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Domestic Records Information 30

1. Introduction

Seals are very fragile and must be handled with great care. Many are kept in the Safe Room and can only be viewed by special arrangement.

The term seal is usually applied to the impression produced when an engraved metal die or matrix has been pressed into some soft material such as wax. As personal possessions often bearing their owner's portrait, device or coat of arms they were used to authenticate documents (charters, letters, writs etc) in much the same way as today a banker's card with its unique number, name and signature guarantees accompanying cheque transactions. Seals were also used literally to 'seal' documents, fulfilling the same role today as gum on an envelope.

As the number of written records, including charters, increased from the 12th century onwards seals filtered their way down through society so that even bondsmen possessed their own seals. Corporations, towns, guilds, hospitals, abbeys, institutions followed. Medieval noblewomen and ecclesiastics often used vesica (pointed oval) shaped seals. The courts of the King's Bench and Common Pleas, the Exchequer, the Palatinates of Chester and Lancaster, and France, Scotland, Ireland, and some of the colonies amongst others possessed their own deputed great seals authenticating documents which either had been, or would be, authenticated by the great seal of England. Departments of central government, e.g. the Receipt of the Exchequer, Admiralty, Privy Council, and the Commissioners of Customs in America used smaller official departmental seals. As paper became more common in the 15th century the practice arose of laying paper over the wax which was then pressed with a small matrix to produce a paper seal. From the 16th century small personal seals produced from signet rings became fashionable among the higher echelons of society. In the 19th century wafer seals appeared. These were made of coloured paper embossed with the seal design and then attached to the document.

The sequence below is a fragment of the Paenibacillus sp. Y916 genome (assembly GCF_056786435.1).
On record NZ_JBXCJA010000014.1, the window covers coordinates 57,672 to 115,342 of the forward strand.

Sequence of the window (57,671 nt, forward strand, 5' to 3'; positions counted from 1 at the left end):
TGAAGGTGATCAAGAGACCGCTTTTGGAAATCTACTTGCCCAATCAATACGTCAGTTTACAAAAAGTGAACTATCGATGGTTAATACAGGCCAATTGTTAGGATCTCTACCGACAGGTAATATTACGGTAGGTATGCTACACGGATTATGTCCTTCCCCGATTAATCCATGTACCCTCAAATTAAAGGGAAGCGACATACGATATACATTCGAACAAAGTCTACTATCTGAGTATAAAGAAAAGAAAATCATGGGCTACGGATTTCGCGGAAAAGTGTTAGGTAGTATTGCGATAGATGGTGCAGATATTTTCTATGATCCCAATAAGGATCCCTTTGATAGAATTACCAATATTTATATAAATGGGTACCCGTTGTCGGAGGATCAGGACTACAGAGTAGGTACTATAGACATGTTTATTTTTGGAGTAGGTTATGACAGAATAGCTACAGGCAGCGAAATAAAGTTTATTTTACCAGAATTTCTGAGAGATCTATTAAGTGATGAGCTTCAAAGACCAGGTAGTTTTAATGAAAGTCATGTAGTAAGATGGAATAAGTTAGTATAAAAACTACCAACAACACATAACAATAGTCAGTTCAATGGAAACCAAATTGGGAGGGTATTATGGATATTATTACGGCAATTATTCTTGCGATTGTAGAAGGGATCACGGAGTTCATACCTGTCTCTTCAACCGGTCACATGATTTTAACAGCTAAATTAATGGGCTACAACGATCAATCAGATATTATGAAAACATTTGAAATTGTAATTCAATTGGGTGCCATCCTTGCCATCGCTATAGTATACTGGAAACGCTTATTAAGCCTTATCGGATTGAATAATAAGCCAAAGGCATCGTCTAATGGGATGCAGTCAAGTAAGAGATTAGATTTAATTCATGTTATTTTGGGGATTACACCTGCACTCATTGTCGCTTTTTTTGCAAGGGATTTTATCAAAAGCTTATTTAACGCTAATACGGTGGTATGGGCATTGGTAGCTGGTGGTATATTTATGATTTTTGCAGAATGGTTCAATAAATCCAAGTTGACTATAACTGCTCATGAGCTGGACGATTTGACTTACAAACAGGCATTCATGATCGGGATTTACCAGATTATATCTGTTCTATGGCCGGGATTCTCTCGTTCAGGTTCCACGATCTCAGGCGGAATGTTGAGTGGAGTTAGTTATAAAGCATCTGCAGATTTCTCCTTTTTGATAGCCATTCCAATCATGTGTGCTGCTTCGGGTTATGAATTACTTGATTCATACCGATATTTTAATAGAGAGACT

2. Forgeries

Although rare, forgeries should be considered. Particularly for the seals of the Anglo-Norman kings.

3. Borrowed Seals

Seals were often borrowed to authenticate documents. Check the sealing clause in the text of the document to which the seal is attached since the borrowing may be mentioned and the owner of the borrowed seal identified.

4. 'Anonymous' Seals

Ready-made anonymous seals were common amongst men of sub-knightly rank in the Middle Ages. The legends of such seals often consisted of a simple phrase or motto or even decoration; no owner's name would appear. Thus, if two individuals are found to be using two such identical seals this could mean either one has borrowed from the other or that they both possessed identical seals.

5. Moulds

Moulds have been made for many seals held in The National Archives, and these are recorded on the back of the index cards. Contact the Conservation Seal Department for further information.

6. Photographs

The National Archives is able to photograph seals. Contact The National Archives' Image Library.

7. Means of Reference

There are three means of reference for seals in The National Archives.

Card Index

By far the largest (c.12,000 seals) is the card index, though it is far from complete. Each card gives the name of the seal owner, the date of the document, the colour, shape, size, device (subject) and legend (name and title of owner round seal border) of the seal, additional remarks, The National Archives reference of the document to which the seal belongs, a cross reference to the British Museum's Catalogue of Seals (available on the open shelves), and document references to any further (and sometimes clearer) impressions of the same seal. Moulds of seals are recorded on the backs of cards. In the describing the seals the obverse and reverse are simply the two sides of the seal (front and back), whilst a counterseal is a small seal pressed into the back of a larger seal. Most seal legends begin: 'S[IGILLUM]...' i.e., 'Seal [of] ...'. Green cards refer to bibliographical material, often kept in the Library. The drawers are: